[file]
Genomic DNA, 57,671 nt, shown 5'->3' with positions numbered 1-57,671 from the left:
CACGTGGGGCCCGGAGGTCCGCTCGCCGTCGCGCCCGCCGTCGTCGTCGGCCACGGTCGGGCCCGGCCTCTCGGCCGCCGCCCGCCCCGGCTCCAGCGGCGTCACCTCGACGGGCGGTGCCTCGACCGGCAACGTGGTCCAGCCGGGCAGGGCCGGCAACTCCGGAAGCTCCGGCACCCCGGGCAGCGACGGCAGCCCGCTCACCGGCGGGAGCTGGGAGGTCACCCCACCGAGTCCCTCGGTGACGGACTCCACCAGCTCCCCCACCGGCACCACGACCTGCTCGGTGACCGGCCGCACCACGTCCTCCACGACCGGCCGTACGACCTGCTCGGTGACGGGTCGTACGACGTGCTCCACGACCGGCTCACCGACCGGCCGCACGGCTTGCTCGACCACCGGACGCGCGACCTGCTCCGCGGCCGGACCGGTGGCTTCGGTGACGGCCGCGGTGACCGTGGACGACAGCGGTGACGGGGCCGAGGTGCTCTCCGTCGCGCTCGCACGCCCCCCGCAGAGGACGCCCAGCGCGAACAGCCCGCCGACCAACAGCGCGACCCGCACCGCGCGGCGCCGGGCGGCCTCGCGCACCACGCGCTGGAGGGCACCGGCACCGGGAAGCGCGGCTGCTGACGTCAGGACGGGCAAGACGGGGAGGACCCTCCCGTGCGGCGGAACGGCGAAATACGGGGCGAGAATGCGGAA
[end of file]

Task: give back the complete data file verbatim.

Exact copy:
Genomic DNA, 57,671 nt, shown 5'->3' with positions numbered 1-57,671 from the left:
CACGTGGGGCCCGGAGGTCCGCTCGCCGTCGCGCCCGCCGTCGTCGTCGGCCACGGTCGGGCCCGGCCTCTCGGCCGCCGCCCGCCCCGGCTCCAGCGGCGTCACCTCGACGGGCGGTGCCTCGACCGGCAACGTGGTCCAGCCGGGCAGGGCCGGCAACTCCGGAAGCTCCGGCACCCCGGGCAGCGACGGCAGCCCGCTCACCGGCGGGAGCTGGGAGGTCACCCCACCGAGTCCCTCGGTGACGGACTCCACCAGCTCCCCCACCGGCACCACGACCTGCTCGGTGACCGGCCGCACCACGTCCTCCACGACCGGCCGTACGACCTGCTCGGTGACGGGTCGTACGACGTGCTCCACGACCGGCTCACCGACCGGCCGCACGGCTTGCTCGACCACCGGACGCGCGACCTGCTCCGCGGCCGGACCGGTGGCTTCGGTGACGGCCGCGGTGACCGTGGACGACAGCGGTGACGGGGCCGAGGTGCTCTCCGTCGCGCTCGCACGCCCCCCGCAGAGGACGCCCAGCGCGAACAGCCCGCCGACCAACAGCGCGACCCGCACCGCGCGGCGCCGGGCGGCCTCGCGCACCACGCGCTGGAGGGCACCGGCACCGGGAAGCGCGGCTGCTGACGTCAGGACGGGCAAGACGGGGAGGACCCTCCCGTGCGGCGGAACGGCGAAATACGGGGCGAGAATGCGGAA